30 years ago this month, the struggling American division of Nintendo, released the game Donkey Kong on the unsuspecting American shores making the company do a 180 and firmly making a place for the game and the company in the history books. Not to mention making me a few hundred dollars poorer as a kid. If I didn't pump so many quarters into these games, I would be independently wealthy by now.

Donkey Kong actually started out as a Popeye game. The characters would've be Olive Oyl, Bluto and Popeye. Bluto takes Olive, Popeye rescues her dodging thing getting thrown at him. When licensing for Popeye fell threw, Donkey Kong creator Shigeru Miyamoto, had to come up with new characters for the game he was working on. So he invented Mario, Pauline, and Donkey Kong.

From there, many iterations of Donkey Kong happened,  as you could see from an article at Technologizer.com. It shows some of the games that followed up Donkey Kong, but also some of the crazy box art from the 8-bit days. Mario as James Bond is my favorite. There was also a animated series of shorts that was part of Saturday Supercade with voices being supplied by Soupy Sales, who was Donkey Kong and Peter "Optimus Prime" Cullen doing Mario. Still trying to figure that one out. "Luigi!! ROLL OUT!! er..um.. That'sa' me! Maaariooo!"

Then came the multitude of ports to other platforms, mostly done by third party companies back in the day. And by the looks of some of them, poorly. To me, the only platform that nailed that it was Colecovision. They pretty much stayed faithful to the look and feel of the games that were ported. I had an Atari 2600, and my friend Matt had Colecovision. My parents knew where they could find me after school most days.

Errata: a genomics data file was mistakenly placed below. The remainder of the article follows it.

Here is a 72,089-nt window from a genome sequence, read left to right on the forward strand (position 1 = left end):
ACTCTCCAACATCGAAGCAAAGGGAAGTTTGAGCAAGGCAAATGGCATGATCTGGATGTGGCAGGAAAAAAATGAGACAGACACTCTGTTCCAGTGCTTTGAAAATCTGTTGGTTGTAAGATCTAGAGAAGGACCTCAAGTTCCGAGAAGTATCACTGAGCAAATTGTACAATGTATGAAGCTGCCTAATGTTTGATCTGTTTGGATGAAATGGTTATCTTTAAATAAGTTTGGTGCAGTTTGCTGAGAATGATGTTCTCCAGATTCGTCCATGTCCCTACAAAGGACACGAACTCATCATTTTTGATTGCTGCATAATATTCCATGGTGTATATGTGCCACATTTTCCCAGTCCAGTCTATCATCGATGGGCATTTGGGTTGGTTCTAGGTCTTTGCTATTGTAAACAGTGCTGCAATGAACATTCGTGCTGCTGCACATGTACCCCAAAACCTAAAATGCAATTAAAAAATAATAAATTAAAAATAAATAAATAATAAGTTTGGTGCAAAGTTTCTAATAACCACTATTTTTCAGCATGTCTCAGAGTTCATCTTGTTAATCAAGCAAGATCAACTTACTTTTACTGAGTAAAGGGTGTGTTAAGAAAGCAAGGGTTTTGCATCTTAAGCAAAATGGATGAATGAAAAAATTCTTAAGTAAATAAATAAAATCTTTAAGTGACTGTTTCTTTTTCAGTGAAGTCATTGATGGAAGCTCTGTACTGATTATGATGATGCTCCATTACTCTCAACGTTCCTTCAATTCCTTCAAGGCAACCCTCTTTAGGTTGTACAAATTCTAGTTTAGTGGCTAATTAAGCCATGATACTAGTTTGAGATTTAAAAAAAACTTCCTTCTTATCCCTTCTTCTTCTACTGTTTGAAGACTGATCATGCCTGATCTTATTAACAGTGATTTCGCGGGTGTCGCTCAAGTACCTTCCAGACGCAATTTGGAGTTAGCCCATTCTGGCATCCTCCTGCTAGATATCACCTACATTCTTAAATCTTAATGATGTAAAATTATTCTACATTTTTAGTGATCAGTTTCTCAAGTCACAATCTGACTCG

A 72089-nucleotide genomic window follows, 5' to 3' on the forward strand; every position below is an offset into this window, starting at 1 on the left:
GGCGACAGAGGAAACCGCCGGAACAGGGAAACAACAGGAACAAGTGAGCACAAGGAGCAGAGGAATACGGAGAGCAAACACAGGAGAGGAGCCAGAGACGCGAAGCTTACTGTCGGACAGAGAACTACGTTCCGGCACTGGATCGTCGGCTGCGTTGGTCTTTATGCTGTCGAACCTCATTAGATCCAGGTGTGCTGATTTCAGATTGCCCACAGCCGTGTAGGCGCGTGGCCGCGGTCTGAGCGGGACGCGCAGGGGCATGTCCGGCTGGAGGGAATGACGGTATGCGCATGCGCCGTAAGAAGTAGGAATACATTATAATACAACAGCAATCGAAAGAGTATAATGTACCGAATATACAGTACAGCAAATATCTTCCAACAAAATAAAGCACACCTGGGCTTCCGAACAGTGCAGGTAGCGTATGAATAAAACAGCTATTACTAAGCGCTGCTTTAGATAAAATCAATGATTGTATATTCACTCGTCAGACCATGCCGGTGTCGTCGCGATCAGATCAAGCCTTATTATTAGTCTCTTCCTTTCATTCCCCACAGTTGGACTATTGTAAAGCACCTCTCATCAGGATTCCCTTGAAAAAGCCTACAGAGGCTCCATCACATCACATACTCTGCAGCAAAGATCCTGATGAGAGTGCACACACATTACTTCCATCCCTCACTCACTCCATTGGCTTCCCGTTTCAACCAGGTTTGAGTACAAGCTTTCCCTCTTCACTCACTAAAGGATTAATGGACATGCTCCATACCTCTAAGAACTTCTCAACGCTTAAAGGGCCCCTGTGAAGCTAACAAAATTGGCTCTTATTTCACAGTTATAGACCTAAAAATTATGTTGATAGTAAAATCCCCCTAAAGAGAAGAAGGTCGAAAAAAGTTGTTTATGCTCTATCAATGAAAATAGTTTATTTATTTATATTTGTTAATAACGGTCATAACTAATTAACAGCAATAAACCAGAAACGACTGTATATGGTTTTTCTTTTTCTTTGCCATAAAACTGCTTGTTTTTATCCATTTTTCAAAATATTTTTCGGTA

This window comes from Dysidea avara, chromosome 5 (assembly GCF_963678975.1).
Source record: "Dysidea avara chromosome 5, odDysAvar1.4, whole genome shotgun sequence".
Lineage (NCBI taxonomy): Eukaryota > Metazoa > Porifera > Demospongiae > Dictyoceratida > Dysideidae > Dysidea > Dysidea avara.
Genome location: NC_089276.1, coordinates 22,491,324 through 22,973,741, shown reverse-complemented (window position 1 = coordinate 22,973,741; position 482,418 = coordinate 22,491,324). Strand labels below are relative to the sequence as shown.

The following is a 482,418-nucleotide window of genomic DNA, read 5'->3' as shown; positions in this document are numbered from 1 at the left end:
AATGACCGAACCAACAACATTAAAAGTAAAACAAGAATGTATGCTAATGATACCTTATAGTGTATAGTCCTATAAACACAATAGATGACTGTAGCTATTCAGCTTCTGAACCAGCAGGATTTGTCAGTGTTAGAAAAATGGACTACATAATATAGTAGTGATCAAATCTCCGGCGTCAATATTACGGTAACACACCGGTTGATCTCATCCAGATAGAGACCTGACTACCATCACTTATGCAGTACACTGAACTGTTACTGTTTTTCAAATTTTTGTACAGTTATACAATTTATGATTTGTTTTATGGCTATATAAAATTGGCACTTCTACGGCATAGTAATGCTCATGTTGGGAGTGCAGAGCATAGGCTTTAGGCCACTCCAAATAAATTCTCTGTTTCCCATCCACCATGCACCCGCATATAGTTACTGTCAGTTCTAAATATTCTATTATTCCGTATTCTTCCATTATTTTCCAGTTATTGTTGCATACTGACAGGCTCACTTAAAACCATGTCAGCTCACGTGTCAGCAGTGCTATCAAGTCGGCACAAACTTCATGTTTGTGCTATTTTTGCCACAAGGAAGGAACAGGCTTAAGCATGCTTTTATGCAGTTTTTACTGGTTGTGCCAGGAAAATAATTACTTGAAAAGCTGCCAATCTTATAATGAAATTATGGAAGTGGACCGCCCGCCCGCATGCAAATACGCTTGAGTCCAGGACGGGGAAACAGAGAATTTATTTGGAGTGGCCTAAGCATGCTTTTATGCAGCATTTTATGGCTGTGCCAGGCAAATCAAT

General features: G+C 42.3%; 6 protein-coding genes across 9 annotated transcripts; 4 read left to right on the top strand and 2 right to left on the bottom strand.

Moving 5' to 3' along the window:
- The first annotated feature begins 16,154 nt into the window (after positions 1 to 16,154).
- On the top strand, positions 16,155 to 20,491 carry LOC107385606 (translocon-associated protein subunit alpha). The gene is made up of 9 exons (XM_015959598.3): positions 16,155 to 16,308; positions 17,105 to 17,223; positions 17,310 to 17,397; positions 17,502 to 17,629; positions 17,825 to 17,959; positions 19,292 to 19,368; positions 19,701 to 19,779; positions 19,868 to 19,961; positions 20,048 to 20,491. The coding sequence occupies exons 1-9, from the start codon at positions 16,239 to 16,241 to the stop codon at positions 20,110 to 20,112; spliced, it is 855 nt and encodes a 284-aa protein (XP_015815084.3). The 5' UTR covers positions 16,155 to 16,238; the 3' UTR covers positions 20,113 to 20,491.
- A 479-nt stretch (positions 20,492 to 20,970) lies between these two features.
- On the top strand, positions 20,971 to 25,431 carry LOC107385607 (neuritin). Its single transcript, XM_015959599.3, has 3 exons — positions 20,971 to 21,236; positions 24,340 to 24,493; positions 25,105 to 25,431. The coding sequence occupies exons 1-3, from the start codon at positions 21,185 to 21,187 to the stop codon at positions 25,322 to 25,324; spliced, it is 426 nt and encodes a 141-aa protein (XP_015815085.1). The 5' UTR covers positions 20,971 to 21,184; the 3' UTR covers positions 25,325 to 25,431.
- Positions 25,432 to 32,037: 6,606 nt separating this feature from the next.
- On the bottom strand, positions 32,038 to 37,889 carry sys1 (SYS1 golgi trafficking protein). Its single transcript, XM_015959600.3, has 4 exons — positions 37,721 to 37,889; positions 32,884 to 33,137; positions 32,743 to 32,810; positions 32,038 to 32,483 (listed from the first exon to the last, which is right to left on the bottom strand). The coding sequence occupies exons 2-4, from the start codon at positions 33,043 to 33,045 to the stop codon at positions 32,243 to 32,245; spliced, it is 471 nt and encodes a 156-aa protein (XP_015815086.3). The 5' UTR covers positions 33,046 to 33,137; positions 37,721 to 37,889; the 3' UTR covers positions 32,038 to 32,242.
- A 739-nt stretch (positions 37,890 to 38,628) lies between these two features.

And the merchandising arm was in full swing too with Donkey Kong cereal. Those golden crunchy sweetened barrels of goodness. I can feel myself going into diabetic shock just thinking about them. YUM! But back in those days, action figures for video games weren't as popular I guess. Now, you can walk into almost any F.Y.E. and buy Mario and Donkey Kong figures and knick-knacks. There is even a documentary called King of Kong which is available on Netflix.

A good portion of my childhood was spent at the Video Palace on North Main St or that pizzeria on the corner of Pine and South Main St. in Gloversville, playing video games. Pumping in quarters and begging Mom and Dad for more. And Donkey Kong was happily one of my favorites.

So to Mario, Pauline, and the big monkey guy himself I wish you a Happy Birthday and many many more as you now happily take my virtual quarters. And to you the reader, enjoy a few v-quarters on me.

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